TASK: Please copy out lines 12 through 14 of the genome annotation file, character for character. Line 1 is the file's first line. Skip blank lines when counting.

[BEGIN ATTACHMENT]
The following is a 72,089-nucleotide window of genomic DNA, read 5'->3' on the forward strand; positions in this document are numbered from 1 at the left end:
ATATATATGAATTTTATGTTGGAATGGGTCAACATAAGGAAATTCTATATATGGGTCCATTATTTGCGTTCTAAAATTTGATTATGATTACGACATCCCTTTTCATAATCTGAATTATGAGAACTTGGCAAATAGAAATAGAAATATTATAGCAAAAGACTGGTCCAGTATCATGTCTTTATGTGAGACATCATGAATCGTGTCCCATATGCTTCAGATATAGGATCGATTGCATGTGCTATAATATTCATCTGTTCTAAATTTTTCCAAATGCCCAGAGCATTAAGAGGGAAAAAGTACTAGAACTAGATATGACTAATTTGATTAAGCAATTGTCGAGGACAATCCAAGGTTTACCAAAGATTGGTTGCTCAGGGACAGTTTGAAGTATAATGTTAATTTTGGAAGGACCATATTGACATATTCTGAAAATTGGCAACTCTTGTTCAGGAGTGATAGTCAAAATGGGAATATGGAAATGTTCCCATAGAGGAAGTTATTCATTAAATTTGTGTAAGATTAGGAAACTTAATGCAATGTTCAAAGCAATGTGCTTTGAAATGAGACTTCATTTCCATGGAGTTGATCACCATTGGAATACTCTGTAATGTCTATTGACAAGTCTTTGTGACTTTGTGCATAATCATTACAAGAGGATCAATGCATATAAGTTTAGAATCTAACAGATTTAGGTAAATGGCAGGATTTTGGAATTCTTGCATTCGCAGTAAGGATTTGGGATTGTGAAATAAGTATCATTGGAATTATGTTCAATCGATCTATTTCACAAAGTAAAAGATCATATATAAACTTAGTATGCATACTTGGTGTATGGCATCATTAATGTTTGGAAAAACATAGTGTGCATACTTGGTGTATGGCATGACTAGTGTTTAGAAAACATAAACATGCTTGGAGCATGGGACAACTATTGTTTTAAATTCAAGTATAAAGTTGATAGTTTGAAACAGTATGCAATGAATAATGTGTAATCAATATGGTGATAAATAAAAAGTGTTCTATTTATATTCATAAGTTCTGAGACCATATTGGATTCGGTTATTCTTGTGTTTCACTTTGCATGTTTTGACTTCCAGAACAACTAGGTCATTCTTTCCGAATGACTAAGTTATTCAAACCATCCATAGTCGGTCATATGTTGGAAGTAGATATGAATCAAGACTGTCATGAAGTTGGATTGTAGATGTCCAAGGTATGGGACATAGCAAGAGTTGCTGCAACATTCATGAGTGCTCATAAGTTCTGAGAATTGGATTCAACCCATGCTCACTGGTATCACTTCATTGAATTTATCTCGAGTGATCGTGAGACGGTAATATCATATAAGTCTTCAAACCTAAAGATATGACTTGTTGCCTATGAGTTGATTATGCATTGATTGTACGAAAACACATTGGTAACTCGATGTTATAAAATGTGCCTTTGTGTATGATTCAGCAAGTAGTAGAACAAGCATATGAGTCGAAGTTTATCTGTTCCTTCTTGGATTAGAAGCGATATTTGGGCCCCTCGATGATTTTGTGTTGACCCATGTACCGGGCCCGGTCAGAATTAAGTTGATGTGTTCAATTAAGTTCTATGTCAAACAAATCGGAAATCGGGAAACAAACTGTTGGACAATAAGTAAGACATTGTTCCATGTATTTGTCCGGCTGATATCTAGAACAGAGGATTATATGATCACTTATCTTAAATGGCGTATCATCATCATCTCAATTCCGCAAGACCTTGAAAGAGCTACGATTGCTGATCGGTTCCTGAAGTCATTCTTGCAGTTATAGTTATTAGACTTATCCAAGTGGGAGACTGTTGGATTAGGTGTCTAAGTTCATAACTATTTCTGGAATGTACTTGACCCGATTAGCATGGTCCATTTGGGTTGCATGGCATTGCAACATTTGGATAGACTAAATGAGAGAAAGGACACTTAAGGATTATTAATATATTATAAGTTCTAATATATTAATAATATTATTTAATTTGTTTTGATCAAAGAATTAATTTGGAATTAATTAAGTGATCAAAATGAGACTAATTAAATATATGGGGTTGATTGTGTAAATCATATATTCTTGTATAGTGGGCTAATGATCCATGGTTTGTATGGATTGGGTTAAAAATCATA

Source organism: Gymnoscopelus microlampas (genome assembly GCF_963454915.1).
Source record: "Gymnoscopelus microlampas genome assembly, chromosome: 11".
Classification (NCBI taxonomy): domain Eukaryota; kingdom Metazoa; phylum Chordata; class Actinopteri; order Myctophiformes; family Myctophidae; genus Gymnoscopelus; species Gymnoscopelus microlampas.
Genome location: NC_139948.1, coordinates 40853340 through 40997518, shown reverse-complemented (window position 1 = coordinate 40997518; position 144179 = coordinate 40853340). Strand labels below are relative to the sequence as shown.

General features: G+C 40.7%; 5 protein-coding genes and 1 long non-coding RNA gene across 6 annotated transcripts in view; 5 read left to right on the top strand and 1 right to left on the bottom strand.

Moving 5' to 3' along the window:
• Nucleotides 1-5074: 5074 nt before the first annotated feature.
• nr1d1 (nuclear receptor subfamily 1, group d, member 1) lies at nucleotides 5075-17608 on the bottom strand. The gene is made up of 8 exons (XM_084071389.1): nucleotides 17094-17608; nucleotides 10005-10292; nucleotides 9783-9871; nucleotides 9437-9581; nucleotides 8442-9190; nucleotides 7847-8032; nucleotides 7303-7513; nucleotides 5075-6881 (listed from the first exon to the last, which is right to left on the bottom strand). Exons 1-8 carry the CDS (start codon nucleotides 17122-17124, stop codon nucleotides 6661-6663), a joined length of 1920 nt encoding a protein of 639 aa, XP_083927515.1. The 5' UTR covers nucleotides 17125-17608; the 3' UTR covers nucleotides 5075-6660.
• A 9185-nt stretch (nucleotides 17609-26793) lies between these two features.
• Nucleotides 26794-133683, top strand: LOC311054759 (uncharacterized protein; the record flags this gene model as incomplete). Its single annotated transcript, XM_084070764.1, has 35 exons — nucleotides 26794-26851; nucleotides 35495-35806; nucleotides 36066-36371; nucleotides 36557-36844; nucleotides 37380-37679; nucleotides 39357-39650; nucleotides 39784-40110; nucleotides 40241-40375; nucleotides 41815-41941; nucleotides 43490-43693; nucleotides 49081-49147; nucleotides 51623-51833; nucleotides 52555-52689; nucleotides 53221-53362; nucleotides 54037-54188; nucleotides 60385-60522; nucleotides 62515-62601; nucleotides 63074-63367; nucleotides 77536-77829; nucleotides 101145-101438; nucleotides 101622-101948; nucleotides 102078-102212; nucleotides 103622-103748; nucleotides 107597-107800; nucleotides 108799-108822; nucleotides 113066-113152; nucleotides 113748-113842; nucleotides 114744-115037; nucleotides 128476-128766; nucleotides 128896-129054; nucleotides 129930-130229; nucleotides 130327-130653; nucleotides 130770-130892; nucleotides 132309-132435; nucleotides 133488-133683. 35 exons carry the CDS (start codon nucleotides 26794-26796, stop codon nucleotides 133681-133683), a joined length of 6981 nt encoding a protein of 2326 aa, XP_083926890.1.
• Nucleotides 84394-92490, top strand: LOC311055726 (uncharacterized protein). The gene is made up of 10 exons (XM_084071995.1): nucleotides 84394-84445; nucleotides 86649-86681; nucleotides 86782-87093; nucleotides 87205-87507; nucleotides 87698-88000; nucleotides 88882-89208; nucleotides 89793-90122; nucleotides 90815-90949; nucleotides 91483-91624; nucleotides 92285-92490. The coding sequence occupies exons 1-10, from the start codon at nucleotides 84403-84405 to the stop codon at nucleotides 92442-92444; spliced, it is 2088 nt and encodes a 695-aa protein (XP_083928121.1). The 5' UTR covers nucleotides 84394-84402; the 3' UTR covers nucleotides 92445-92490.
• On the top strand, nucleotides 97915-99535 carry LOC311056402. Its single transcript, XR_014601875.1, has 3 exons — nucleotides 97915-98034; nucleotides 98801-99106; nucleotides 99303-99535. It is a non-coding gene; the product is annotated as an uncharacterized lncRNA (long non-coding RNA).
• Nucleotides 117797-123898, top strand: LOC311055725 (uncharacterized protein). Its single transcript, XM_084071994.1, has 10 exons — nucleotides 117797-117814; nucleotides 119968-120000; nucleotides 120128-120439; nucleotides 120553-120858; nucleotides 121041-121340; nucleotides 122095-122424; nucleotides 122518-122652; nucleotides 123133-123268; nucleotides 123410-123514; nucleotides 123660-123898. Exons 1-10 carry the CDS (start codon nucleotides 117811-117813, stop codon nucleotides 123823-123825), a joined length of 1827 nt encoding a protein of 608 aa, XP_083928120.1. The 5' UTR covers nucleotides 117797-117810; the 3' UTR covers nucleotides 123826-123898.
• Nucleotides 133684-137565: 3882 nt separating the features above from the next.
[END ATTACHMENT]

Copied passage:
• Nucleotides 26794-133683, top strand: LOC311054759 (uncharacterized protein; the record flags this gene model as incomplete). Its single annotated transcript, XM_084070764.1, has 35 exons — nucleotides 26794-26851; nucleotides 35495-35806; nucleotides 36066-36371; nucleotides 36557-36844; nucleotides 37380-37679; nucleotides 39357-39650; nucleotides 39784-40110; nucleotides 40241-40375; nucleotides 41815-41941; nucleotides 43490-43693; nucleotides 49081-49147; nucleotides 51623-51833; nucleotides 52555-52689; nucleotides 53221-53362; nucleotides 54037-54188; nucleotides 60385-60522; nucleotides 62515-62601; nucleotides 63074-63367; nucleotides 77536-77829; nucleotides 101145-101438; nucleotides 101622-101948; nucleotides 102078-102212; nucleotides 103622-103748; nucleotides 107597-107800; nucleotides 108799-108822; nucleotides 113066-113152; nucleotides 113748-113842; nucleotides 114744-115037; nucleotides 128476-128766; nucleotides 128896-129054; nucleotides 129930-130229; nucleotides 130327-130653; nucleotides 130770-130892; nucleotides 132309-132435; nucleotides 133488-133683. 35 exons carry the CDS (start codon nucleotides 26794-26796, stop codon nucleotides 133681-133683), a joined length of 6981 nt encoding a protein of 2326 aa, XP_083926890.1.
• Nucleotides 84394-92490, top strand: LOC311055726 (uncharacterized protein). The gene is made up of 10 exons (XM_084071995.1): nucleotides 84394-84445; nucleotides 86649-86681; nucleotides 86782-87093; nucleotides 87205-87507; nucleotides 87698-88000; nucleotides 88882-89208; nucleotides 89793-90122; nucleotides 90815-90949; nucleotides 91483-91624; nucleotides 92285-92490. The coding sequence occupies exons 1-10, from the start codon at nucleotides 84403-84405 to the stop codon at nucleotides 92442-92444; spliced, it is 2088 nt and encodes a 695-aa protein (XP_083928121.1). The 5' UTR covers nucleotides 84394-84402; the 3' UTR covers nucleotides 92445-92490.
• On the top strand, nucleotides 97915-99535 carry LOC311056402. Its single transcript, XR_014601875.1, has 3 exons — nucleotides 97915-98034; nucleotides 98801-99106; nucleotides 99303-99535. It is a non-coding gene; the product is annotated as an uncharacterized lncRNA (long non-coding RNA).